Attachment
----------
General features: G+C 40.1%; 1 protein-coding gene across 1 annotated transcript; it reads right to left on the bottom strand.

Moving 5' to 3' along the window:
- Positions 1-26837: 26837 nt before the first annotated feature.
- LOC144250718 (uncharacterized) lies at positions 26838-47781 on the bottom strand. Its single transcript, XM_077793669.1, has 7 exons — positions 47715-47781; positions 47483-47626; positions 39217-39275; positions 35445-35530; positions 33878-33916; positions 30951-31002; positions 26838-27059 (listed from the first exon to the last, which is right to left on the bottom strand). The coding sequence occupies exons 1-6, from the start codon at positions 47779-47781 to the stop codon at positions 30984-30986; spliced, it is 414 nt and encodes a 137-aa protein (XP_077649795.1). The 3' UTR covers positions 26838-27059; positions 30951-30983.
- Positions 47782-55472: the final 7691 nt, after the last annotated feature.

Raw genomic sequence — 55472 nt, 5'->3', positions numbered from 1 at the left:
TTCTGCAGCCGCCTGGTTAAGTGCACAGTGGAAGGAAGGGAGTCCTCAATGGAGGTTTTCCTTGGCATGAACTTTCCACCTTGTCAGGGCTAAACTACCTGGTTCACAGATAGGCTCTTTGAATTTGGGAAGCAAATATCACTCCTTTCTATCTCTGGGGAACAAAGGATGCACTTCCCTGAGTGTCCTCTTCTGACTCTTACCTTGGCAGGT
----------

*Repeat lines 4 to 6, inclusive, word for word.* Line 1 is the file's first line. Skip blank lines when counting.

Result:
- LOC144250718 (uncharacterized) lies at positions 26838-47781 on the bottom strand. Its single transcript, XM_077793669.1, has 7 exons — positions 47715-47781; positions 47483-47626; positions 39217-39275; positions 35445-35530; positions 33878-33916; positions 30951-31002; positions 26838-27059 (listed from the first exon to the last, which is right to left on the bottom strand). The coding sequence occupies exons 1-6, from the start codon at positions 47779-47781 to the stop codon at positions 30984-30986; spliced, it is 414 nt and encodes a 137-aa protein (XP_077649795.1). The 3' UTR covers positions 26838-27059; positions 30951-30983.
- Positions 47782-55472: the final 7691 nt, after the last annotated feature.

Raw genomic sequence — 55472 nt, 5'->3', positions numbered from 1 at the left: